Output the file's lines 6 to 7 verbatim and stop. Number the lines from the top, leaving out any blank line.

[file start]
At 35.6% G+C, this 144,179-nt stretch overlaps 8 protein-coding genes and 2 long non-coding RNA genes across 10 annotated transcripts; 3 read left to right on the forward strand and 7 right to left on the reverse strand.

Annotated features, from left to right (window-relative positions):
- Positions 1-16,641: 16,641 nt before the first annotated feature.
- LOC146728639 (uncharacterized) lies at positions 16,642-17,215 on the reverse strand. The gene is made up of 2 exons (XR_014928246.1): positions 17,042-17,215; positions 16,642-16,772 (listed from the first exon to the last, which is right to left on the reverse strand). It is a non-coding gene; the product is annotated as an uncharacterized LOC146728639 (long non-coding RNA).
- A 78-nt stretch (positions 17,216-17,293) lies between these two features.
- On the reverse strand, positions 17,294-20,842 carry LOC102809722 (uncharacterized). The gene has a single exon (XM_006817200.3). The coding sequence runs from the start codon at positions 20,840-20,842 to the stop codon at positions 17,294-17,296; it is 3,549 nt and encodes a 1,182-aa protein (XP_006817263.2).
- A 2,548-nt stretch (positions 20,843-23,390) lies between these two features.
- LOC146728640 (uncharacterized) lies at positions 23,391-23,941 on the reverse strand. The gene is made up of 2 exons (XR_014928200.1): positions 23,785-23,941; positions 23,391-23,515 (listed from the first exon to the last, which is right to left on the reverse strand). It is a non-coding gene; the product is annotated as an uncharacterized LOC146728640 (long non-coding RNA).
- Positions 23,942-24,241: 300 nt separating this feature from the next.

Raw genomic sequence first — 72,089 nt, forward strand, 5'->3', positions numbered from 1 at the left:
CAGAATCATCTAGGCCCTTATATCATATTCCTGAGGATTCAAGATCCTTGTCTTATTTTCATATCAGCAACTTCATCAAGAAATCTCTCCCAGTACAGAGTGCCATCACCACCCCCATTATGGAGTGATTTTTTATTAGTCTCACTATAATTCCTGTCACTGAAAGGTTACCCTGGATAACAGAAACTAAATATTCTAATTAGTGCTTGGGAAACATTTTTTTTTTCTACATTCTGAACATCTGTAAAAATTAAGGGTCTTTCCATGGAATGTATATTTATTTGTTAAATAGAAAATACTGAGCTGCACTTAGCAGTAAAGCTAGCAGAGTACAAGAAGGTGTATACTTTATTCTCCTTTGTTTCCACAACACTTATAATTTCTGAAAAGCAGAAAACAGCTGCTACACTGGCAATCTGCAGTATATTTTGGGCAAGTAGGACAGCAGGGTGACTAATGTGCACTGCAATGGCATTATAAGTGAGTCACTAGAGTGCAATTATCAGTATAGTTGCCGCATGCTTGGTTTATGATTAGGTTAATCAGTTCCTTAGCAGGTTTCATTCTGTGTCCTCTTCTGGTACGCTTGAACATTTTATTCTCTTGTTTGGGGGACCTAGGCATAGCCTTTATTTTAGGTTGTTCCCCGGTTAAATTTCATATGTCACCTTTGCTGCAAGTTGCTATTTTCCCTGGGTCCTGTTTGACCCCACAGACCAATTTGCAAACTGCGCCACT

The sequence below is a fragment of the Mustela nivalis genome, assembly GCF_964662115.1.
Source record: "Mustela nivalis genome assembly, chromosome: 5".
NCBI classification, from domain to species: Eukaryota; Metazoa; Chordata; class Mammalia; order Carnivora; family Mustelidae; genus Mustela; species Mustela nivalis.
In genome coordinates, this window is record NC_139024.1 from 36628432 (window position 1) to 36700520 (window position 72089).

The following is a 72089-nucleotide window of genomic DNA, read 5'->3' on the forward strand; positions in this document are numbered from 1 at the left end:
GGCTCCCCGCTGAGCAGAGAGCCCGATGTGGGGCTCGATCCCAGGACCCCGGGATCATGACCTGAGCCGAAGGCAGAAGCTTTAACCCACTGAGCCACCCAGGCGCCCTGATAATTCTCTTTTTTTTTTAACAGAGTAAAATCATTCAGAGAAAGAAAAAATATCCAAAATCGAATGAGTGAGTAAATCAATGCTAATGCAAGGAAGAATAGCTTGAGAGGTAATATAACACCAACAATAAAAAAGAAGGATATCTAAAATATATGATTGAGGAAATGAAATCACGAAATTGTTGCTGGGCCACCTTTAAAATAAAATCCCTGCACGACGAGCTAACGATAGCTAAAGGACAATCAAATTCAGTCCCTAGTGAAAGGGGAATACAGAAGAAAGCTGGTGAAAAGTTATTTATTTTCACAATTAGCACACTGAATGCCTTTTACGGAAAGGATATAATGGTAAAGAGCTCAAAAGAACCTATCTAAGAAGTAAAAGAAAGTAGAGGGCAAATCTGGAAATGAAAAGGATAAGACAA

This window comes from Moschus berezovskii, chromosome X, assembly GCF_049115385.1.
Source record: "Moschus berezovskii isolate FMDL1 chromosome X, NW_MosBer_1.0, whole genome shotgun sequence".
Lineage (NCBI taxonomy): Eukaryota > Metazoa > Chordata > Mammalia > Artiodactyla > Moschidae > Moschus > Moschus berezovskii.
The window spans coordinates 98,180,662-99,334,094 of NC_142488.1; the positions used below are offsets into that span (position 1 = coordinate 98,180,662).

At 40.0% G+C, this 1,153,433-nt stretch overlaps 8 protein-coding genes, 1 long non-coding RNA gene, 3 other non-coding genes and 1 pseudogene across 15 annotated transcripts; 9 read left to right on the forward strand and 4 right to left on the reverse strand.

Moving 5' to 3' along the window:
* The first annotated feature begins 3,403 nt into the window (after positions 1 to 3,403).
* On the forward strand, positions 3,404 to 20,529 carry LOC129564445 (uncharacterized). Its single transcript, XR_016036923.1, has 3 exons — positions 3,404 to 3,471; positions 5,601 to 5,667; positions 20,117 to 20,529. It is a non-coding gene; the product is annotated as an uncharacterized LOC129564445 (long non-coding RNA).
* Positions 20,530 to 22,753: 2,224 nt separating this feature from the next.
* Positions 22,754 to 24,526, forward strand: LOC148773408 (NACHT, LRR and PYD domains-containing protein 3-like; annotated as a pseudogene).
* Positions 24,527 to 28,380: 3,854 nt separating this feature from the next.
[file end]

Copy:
- On the reverse strand, positions 17,294-20,842 carry LOC102809722 (uncharacterized). The gene has a single exon (XM_006817200.3). The coding sequence runs from the start codon at positions 20,840-20,842 to the stop codon at positions 17,294-17,296; it is 3,549 nt and encodes a 1,182-aa protein (XP_006817263.2).
- A 2,548-nt stretch (positions 20,843-23,390) lies between these two features.